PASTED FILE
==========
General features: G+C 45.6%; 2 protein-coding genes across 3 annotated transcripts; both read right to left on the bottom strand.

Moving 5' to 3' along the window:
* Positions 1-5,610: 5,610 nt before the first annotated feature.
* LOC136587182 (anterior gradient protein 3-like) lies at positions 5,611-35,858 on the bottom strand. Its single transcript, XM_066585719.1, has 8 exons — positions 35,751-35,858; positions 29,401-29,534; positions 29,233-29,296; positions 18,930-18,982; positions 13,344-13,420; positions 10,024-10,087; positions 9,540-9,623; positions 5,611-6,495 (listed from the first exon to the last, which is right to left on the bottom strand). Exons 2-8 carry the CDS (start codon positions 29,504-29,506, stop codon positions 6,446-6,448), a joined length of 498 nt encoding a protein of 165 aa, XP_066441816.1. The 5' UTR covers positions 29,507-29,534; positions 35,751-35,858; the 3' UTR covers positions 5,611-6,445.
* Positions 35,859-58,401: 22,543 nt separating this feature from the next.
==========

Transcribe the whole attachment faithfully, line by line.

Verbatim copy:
General features: G+C 45.6%; 2 protein-coding genes across 3 annotated transcripts; both read right to left on the bottom strand.

Moving 5' to 3' along the window:
* Positions 1-5,610: 5,610 nt before the first annotated feature.
* LOC136587182 (anterior gradient protein 3-like) lies at positions 5,611-35,858 on the bottom strand. Its single transcript, XM_066585719.1, has 8 exons — positions 35,751-35,858; positions 29,401-29,534; positions 29,233-29,296; positions 18,930-18,982; positions 13,344-13,420; positions 10,024-10,087; positions 9,540-9,623; positions 5,611-6,495 (listed from the first exon to the last, which is right to left on the bottom strand). Exons 2-8 carry the CDS (start codon positions 29,504-29,506, stop codon positions 6,446-6,448), a joined length of 498 nt encoding a protein of 165 aa, XP_066441816.1. The 5' UTR covers positions 29,507-29,534; positions 35,751-35,858; the 3' UTR covers positions 5,611-6,445.
* Positions 35,859-58,401: 22,543 nt separating this feature from the next.